Oh Brutalism… how I love you so.
From the mid-20th century, the Brutalist architecture style rose in popularity before reaching its peak in the mid-1970s, when it came crashing down as a model of bad taste. But now it looks like there is a renewed interest and appreciation for this once derided architectural style.
Known for its use of functional reinforced concrete, steel, and modular elements, Brutalist buildings have a graphic quality that is part of what makes them so appealing now. The word Brutalist doesn’t come from the architecture’s fortress-like stature, but from the raw concrete its often made from — béton brut.
Freddy Mamani has been credited with founding the Neo-Andean style, a contemporary architectural movement largely situated in Bolivia. A vertiginous style combining dizzying ly colorful bold architectural elements. Think old temple crossed with something from outer space. Over a hundred buildings in El Alto have now been created in true Freddy Mamani style.
Houses in El Alto, Bolivia, Design by Freddy Mamani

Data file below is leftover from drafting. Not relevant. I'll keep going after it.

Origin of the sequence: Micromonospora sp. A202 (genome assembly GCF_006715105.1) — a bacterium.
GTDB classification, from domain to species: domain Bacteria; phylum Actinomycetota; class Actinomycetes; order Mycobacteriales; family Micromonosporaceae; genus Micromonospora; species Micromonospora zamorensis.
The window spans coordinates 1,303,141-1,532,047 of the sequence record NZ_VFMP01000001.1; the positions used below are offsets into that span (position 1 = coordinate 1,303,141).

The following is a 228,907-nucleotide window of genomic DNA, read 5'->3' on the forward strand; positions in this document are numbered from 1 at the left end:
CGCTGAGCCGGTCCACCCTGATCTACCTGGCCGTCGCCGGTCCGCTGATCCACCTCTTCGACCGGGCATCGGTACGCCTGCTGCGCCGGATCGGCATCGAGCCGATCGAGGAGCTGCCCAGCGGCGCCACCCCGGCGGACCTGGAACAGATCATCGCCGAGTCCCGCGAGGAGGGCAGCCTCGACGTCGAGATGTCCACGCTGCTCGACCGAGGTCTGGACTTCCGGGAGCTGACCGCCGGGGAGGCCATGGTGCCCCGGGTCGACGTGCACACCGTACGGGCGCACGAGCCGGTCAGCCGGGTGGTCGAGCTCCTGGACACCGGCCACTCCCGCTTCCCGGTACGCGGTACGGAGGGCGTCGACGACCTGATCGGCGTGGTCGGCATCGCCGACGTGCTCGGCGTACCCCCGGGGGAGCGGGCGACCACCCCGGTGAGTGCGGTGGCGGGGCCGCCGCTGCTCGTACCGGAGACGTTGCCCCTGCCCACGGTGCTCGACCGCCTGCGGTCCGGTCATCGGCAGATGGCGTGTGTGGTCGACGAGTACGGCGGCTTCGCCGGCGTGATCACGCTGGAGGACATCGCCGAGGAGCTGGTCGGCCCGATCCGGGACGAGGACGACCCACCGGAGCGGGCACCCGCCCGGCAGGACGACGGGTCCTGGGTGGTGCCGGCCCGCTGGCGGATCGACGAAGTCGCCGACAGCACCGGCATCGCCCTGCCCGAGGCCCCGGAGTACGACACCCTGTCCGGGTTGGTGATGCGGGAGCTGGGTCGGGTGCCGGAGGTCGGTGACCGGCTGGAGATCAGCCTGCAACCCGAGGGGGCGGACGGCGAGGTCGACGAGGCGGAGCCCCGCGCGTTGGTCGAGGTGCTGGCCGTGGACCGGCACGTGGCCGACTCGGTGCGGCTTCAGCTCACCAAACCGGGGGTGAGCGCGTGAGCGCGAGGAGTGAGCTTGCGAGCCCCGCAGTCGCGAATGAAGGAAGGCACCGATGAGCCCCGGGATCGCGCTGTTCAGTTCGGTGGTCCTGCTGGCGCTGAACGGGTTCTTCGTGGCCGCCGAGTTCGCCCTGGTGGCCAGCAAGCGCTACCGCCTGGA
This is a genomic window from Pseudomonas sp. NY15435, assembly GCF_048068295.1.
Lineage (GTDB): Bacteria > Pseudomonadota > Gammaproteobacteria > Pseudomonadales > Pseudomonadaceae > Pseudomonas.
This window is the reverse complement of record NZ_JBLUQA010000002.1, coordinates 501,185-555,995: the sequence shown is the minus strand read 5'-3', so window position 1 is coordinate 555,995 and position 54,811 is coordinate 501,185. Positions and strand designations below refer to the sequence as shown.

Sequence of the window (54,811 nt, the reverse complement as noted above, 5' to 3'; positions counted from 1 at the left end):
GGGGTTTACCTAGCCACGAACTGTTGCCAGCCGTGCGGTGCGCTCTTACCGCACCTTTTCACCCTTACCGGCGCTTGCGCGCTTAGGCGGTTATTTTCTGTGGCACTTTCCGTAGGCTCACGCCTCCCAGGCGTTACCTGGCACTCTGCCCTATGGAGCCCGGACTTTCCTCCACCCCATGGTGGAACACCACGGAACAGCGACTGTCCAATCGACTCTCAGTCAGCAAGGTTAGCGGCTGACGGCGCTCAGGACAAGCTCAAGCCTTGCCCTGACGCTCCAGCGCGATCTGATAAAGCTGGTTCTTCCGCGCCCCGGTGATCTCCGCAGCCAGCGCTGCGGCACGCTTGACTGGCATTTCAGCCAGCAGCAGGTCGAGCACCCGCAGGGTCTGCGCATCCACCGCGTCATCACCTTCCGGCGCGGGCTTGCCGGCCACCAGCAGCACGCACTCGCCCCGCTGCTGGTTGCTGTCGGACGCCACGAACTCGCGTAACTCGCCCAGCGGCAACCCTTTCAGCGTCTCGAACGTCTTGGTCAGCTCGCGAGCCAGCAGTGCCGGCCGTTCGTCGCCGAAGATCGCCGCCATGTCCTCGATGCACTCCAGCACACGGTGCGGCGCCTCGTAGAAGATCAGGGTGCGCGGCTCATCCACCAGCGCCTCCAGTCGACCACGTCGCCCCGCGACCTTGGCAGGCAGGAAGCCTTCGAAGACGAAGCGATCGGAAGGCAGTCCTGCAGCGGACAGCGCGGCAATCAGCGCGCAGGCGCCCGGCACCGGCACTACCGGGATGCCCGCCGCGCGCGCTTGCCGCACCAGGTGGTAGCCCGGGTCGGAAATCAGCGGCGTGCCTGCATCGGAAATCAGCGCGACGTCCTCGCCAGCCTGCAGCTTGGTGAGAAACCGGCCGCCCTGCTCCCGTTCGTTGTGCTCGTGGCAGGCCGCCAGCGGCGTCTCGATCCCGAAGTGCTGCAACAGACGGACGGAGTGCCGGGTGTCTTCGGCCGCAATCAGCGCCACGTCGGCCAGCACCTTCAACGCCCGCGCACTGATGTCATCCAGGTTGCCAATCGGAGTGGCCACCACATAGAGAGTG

On the edge of impossible lies brilliance.
Photo by William Duggan on Unsplash
The leaky roof analogy by the brilliant Seth Godin
In many situations, a leaky roof is worse than no roof at all.
If there’s no roof, we’re not surprised or disappointed if we get hit with some raindrops. But a roof that leaks has raised expectations and then failed to meet them.
Promising us a roof and then breaking that promise might be worse than no roof at all.
Photo by Reza Shayestehpour on Unsplash
For your daily inspiration: Italian sculptor Fabio Viale works in marble to make it look like styrofoam. He also recreates famous classic Italian sculptures (think Michelangelo’s David or Pieta) and adds tattoos. His tattooed marble sculptures are not colored on the surface — not painted over — the ink infiltrates the marble in a very similar way that tattoos penetrate human skin.
Filip Hodas, illustrator, computer animator, and visual effects artist, has become well known for his pop culture dystopias.cartoon fossils, a digital art series that envisions the preserved remains of our pop icons as if they were fossils.